It’s the shoe that Israelis like to wear, perhaps because it harks back to the days of the kibbutz and moshav, when clothes were simpler, and people had one or maybe two pairs of shoes that worked for most events.
At some point, said importer Horowitz, Blundstones became “very trendy” in Israel, seen as fashionable and as useful for hiking and long walks as for work. Teens liked them too.
“It’s sexy to wear Blundstones and a skirt or jeans,” he said.
Blundstones are sexy for only a certain portion of the population, cautioned Adi Kilav, a Jerusalem shoe designer who makes shoes for women, with a small number of designs created for men.
“You wear Blundstones because you ‘need’ a shoe,” said Kilav. “The women who buy my shoes buy them because of the look and the comfort and their only limitation is cost.”
It’s less visible in Tel Aviv, said shoe designer Shani Bar, whose retro-styled heels and sandals are solely designed for women. Her customers wouldn’t be caught dead in the clunky Blundstone boot.
“You see it more in Jerusalem and the periphery,” said Bar. “It’s a niche of fashion, but very specific fashion, rough fashion, so to speak.”
A typical pair of Adi Kilav or Shani Bar shoes can run NIS 600 to NIS 1,200 ($150 to $300) a pair. Blundstones — not the fake, Chinese-made knockoffs now littering the market — run about NIS 600 ($150) for adults and NIS 400 ($105) for kids.
“Most of the Blundstones buyers are men,” said Kilav. “Or teenage girls, from the age of 15 to about 24 or 25.”
Bar called Blundstones the “antithesis” of what she does — a work boot that is also a comfort shoe thanks to its sure fit and comfortable sole.
“It’s sort of a mystery,” she said. “And it’s interesting to look at the market segmentation of Blundstones.”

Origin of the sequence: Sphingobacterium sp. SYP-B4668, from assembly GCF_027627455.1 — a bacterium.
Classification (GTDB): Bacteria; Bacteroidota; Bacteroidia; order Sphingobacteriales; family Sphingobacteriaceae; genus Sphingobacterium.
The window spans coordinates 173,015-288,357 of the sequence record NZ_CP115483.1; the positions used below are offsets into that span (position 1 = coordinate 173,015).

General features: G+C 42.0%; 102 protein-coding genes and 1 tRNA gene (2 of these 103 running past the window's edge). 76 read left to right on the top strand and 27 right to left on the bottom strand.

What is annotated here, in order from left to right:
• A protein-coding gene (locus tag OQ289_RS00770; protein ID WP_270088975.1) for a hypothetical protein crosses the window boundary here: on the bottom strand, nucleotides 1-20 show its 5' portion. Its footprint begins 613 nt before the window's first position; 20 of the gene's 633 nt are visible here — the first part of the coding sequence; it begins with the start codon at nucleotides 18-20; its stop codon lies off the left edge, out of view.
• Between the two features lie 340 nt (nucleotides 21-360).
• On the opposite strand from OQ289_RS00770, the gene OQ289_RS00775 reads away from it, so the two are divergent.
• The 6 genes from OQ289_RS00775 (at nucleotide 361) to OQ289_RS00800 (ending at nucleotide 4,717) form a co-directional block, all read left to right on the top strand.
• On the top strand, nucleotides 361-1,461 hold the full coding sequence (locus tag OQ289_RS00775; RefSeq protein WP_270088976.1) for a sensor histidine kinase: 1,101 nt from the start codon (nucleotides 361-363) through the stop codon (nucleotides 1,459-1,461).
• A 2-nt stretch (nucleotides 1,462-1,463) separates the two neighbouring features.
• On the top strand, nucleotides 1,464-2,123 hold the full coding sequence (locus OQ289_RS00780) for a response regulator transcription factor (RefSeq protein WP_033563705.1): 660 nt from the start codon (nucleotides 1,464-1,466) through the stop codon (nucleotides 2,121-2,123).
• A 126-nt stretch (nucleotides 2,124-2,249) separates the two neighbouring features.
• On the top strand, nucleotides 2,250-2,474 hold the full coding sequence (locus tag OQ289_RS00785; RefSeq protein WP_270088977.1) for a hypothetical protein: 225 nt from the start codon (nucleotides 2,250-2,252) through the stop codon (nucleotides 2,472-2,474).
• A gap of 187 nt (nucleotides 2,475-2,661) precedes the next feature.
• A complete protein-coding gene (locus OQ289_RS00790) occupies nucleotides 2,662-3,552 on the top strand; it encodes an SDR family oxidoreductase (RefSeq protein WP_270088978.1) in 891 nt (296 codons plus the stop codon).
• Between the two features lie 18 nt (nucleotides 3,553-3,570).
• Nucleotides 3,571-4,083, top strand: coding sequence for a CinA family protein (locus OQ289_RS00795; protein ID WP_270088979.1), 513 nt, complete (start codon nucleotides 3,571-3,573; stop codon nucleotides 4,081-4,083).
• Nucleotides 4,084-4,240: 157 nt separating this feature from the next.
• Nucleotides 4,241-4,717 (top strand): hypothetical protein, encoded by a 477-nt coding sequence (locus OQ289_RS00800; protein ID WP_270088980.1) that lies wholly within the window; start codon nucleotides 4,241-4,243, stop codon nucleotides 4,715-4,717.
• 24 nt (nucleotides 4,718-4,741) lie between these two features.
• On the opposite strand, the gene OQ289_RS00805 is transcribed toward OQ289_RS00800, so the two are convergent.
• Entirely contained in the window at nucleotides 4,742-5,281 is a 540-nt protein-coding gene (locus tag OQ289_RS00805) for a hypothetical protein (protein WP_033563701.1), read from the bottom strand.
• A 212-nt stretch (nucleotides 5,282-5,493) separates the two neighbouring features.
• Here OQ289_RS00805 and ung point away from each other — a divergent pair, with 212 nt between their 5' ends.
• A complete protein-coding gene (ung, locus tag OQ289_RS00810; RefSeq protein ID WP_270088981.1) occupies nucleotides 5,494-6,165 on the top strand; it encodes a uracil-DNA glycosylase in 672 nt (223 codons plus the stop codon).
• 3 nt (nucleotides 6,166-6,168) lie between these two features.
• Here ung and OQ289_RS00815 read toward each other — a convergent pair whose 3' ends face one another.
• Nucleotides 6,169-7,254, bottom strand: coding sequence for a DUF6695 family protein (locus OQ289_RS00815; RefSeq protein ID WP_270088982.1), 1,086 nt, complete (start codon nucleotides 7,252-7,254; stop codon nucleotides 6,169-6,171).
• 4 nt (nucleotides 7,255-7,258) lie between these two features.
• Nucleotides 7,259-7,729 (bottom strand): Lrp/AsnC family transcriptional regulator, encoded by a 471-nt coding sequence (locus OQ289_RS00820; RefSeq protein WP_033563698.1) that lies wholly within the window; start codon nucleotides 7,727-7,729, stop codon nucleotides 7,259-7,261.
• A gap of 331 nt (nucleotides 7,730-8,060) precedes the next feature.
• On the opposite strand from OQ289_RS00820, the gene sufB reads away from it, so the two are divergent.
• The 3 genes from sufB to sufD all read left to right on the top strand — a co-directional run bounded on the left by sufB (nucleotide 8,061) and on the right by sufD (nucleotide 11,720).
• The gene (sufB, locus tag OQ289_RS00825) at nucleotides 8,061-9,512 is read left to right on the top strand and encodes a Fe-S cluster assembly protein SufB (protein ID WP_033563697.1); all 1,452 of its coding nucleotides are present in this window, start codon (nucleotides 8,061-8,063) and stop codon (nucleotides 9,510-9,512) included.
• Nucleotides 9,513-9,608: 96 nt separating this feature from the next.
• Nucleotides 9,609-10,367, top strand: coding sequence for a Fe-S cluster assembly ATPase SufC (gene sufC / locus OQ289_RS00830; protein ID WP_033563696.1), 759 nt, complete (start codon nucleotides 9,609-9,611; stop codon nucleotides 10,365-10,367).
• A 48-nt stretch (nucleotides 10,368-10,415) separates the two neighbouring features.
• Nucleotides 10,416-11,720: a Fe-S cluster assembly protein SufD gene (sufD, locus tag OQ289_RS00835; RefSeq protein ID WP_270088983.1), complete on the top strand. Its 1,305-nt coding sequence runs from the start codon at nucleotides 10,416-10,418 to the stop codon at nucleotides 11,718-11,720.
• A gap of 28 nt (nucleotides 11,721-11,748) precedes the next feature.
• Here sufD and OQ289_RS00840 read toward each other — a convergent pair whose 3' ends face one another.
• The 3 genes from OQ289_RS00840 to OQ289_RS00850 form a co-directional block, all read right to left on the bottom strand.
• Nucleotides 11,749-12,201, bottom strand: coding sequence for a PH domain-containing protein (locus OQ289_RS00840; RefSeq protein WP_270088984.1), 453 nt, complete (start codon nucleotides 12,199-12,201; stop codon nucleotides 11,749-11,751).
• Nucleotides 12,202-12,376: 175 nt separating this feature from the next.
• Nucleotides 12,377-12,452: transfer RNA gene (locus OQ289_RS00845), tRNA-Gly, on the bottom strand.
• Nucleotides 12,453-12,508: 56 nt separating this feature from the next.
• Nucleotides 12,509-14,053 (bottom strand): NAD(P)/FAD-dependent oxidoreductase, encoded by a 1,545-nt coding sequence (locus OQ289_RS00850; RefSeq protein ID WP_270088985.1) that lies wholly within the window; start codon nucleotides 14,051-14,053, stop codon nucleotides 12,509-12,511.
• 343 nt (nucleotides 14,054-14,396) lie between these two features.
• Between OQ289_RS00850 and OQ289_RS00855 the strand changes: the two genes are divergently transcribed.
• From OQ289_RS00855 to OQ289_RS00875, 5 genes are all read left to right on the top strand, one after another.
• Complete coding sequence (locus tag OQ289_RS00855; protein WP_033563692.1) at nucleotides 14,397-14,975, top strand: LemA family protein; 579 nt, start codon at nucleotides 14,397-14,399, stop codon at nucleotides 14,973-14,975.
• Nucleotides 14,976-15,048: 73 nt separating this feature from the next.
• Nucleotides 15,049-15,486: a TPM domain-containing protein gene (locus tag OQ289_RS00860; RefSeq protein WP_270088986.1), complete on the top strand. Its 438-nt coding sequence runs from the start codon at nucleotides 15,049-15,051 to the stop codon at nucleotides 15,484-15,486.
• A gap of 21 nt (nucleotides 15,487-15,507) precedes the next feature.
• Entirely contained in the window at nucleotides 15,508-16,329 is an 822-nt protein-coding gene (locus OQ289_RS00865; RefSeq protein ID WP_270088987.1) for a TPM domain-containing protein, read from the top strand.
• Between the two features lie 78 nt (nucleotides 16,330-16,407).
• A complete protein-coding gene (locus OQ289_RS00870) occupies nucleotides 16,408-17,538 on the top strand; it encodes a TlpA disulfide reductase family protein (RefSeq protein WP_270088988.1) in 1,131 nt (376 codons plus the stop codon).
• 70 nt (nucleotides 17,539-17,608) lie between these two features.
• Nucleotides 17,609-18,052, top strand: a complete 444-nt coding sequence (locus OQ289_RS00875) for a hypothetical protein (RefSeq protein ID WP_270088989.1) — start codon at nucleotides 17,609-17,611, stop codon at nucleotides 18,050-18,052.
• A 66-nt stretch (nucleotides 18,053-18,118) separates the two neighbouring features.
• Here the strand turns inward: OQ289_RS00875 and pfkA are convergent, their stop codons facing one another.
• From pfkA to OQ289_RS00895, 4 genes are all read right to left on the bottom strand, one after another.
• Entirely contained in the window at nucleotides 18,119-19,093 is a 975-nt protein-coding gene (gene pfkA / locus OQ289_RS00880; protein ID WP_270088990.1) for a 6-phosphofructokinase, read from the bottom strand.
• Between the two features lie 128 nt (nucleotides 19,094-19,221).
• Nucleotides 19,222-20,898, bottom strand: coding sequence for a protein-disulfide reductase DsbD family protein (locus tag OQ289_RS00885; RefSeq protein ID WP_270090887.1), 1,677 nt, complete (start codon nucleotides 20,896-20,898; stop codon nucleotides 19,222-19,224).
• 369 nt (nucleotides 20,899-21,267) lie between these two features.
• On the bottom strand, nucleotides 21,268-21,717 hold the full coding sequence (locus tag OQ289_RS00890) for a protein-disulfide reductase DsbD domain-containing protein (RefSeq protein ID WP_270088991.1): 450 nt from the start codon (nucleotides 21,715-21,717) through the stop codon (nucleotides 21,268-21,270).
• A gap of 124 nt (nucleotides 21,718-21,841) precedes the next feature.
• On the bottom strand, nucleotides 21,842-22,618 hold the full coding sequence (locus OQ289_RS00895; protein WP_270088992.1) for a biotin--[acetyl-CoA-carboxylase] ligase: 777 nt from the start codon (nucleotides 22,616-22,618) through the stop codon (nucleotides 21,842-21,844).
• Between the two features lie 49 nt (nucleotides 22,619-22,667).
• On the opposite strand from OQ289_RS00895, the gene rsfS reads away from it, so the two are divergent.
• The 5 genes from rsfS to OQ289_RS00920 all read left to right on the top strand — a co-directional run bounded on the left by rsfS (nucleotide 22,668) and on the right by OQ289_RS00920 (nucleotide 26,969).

According to Gunn, the children’s Blundstones market is “pretty decent,” and there’s been a shift in the last 12 months toward more Blundstones for kids.
“Just see what’s on people’s feet,” he said. “Kids are around one quarter of the Israeli business.”
The boots are also fairly strong in Tel Aviv, said Horowitz, despite what shoe designers may have surmised.
“Jerusalem is stronger than Tel Aviv, but during the last few winters in Tel Aviv, it was the number one boot,” he said. “It became a kind of trend, a fashion trend, with people saying it’s the right thing to wear all day long.”
The Horowitzes are also the importers of Crocs, foam clogs that were hugely popular in Israel a number of years ago, as well as 18 other global shoe brands, all of which are available on their e-commerce site, carrot.co.il.
“It happens because you have to be there to make it happen,” said Horowitz of their knack of hitting the market with the right product at the right time. “It requires a lot, a lot of field work and we supply them immediately.”
The brothers don’t advertise any of the shoes they import, and don’t rely on any marketing, either, said Horowitz.
“We invest in the point of sale,” he said. “And we try to get to as many stores as possible.”
Their success, and that of the Blundstone brand, is not that surprising, said Dr. Renana Peres, a marketing researcher from the School of Business Administration at the Hebrew University of Jerusalem.
Israelis, said Peres, are early adapters in innovation, and like to be the first to have anything new. They also like to travel and shop, despite frequent complaints about lack of funds, and those traits, coupled with the country’s emphasis on informality, and its cohesiveness, make it unsurprising that Blundstones — a comfortable, reasonably attractive boot — became so popular.